Oliver Nash spoke on topological K-theory. His delightful talk proposed several definitions of K-groups and higher K-groups, each of which are nearly but not quite ready to be formalised; work went on during the week to fill in the various holes which he had highlighted, and I am confident that soon we will be able to get K-theory into mathlib. As mentioned above, it's not good enough to just give a definition which is strictly speaking mathematically correct; one also needs to show that the definition is actually usable within the system. Reid Barton suggested that a good test theorem for this would be Bott periodicity; Oliver has already begun to think about this.

Emily Witt gave a talk on local cohomology, a theory which was not formalised in Lean when she gave the talk, but was formalised in Lean later that day by Emily herself and Scott Morrison. The work was merged into mathlib by the end of the week. Emily, Jake Levinson, and Sam van Gool spent some of the week developing a basic API for local cohomology. Sam himself spoke about adjunctions in the theory of topological spaces, and he has since also made a PR formalising some of the work presented in the talk.

María Inés de Frutos Fernández talked about her work on formalising Fontaine theory, some of it with Antoine Chambert-Loir. A consequence of her work is that we will soon be able to state comparison isomorphisms between different cohomology theories which show up in arithmetic. One obstruction to doing this now is the unfortunate fact that we still have no definition of étale cohomology and my impression was that little progress was made here, despite many of the ingredients being available. One area where there was some progress was the theory of sheaves of modules, which is still not in mathlib; I am beginning to wonder whether we will end up with three different implementations of the concept, plus isomorphisms between them, with different implementation choices being useful for different applications. Scott Morrison has started by PRing the "hands-on" definition.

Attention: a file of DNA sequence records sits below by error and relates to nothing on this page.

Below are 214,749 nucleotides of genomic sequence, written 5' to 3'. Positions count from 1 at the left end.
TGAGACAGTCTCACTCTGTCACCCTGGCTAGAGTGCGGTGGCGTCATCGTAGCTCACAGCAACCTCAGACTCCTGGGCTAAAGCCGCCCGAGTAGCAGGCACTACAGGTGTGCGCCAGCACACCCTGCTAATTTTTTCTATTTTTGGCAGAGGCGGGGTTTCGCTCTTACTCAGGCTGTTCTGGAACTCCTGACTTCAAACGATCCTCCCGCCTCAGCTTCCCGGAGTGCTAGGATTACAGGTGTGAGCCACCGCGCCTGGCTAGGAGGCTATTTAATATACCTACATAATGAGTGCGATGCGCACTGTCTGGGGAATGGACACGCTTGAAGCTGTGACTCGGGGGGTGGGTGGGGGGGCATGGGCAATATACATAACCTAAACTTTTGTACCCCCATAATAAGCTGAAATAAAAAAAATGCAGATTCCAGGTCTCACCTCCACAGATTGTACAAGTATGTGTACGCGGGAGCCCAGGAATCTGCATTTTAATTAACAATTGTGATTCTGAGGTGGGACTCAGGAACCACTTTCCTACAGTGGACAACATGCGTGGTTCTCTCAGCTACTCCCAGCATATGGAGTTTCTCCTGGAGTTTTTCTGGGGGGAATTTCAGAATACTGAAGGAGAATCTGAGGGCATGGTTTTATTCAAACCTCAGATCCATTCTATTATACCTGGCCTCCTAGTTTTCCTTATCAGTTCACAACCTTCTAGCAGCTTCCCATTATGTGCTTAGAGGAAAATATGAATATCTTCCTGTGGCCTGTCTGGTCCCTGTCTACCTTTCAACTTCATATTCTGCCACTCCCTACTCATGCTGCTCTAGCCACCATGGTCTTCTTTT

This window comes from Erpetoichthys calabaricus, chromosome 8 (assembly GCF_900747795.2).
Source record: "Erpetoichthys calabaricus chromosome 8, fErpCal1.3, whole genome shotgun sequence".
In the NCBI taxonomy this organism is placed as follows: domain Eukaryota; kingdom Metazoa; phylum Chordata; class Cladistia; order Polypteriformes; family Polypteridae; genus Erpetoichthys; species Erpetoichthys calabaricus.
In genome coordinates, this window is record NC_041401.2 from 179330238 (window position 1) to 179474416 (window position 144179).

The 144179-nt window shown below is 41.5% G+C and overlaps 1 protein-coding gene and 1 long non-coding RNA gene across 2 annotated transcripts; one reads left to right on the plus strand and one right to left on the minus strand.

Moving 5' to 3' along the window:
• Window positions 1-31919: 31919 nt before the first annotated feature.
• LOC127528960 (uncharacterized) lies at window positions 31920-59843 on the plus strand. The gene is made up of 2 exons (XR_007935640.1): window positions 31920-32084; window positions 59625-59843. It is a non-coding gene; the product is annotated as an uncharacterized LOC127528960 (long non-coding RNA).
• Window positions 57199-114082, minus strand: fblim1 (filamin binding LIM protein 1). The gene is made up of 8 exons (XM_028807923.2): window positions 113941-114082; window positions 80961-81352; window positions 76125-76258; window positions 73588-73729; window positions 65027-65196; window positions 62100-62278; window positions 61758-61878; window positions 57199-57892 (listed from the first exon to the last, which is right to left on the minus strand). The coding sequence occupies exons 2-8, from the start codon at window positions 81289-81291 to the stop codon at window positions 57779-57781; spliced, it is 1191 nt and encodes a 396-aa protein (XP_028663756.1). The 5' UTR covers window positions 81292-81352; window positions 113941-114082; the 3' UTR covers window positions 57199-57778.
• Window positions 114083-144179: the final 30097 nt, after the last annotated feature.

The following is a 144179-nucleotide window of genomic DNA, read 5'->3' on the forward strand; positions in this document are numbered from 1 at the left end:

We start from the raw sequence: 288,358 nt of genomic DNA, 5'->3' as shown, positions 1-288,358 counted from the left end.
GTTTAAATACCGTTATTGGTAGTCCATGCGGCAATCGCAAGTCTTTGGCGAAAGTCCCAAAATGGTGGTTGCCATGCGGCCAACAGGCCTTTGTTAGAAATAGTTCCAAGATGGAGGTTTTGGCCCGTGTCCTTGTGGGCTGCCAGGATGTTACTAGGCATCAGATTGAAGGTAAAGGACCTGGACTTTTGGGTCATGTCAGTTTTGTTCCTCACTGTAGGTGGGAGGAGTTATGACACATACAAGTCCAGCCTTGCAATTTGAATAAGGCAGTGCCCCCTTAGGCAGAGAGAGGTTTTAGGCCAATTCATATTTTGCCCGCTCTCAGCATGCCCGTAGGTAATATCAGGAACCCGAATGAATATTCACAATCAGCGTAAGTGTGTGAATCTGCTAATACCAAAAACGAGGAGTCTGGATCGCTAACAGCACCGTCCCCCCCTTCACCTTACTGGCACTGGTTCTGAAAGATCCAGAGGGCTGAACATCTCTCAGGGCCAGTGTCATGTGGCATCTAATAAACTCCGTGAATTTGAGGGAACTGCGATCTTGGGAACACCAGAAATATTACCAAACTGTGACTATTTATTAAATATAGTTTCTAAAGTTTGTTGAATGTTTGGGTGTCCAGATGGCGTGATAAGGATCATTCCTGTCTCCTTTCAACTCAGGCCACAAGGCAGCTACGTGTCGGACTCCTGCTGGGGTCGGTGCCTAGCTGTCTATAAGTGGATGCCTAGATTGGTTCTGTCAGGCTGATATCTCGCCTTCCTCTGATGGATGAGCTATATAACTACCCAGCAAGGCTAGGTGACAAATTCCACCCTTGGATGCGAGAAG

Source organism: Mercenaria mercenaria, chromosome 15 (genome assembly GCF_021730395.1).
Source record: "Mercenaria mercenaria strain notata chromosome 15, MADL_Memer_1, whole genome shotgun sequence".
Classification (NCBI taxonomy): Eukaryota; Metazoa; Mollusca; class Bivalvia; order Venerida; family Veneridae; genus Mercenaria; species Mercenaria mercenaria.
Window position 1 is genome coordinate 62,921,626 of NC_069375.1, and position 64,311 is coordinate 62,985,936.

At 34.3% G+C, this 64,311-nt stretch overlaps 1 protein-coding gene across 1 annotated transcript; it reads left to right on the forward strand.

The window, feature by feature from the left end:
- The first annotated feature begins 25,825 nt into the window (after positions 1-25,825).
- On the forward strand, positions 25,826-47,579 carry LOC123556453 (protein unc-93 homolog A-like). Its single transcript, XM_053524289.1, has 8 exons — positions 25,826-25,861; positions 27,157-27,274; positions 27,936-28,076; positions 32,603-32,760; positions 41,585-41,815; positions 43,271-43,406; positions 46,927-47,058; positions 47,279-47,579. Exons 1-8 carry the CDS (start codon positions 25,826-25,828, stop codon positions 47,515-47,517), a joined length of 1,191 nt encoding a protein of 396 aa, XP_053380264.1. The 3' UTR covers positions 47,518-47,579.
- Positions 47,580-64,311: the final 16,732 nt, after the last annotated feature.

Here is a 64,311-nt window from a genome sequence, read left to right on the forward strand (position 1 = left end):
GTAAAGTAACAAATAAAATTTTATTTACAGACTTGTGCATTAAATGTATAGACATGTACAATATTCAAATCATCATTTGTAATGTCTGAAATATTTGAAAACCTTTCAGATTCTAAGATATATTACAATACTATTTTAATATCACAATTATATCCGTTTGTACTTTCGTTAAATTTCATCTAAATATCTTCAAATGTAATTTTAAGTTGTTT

On the airporter back to Calgary, Heather and I initiated a "Riemann-Roch Race". People talk about "the Riemann-Roch theorem" but this is a misnomer -- there are two Riemann-Roch theorems, one a theorem about algebraic line bundles on complete algebraic curves, the other a theorem about complex line bundles on compact Riemann surfaces. Some people might claim that these are "the same thing", the way mathematicians do, but the bottom line is that these are not the same thing unless you prove some theorems like GAGA which are much harder than the Riemann-Roch theorem. To be honest I am surprised that places like Wikipedia do not stress this fact. Claims like "the Grothendieck-Riemann-Roch theorem is a generalisation of the Riemann-Roch theorem" and "The Atiyah-Singer index theorem is a generalisation of the Riemann-Roch theorem" are slightly misleading to the extent that they are generalisations of different theorems; by this point, neither of these theorems imply the other one: they are theorems belonging to two different branches of mathematics. So, given that there are two Riemann-Roch theorems, which one will be formalised first in Lean? Hopefully the algebraists and analysts will take up the challenge, because it is quite clear that we need both. Note that there are several different ways of stating these theorems, some of which use cohomology. Even showing that various different statements are equivalent to each other will be an interesting exercise.

There were many other talks during the week; videos of them can be found on the BIRS website. On behalf of all the attendees I would like to thank BIRS for hosting us; this was a conference unlike any other I have ever been to. It was broad mathematically and yet still coherent, to the extent that we had analysts, geometers, topologists, algebraists and number theorists interacting in meaningful ways throughout the week.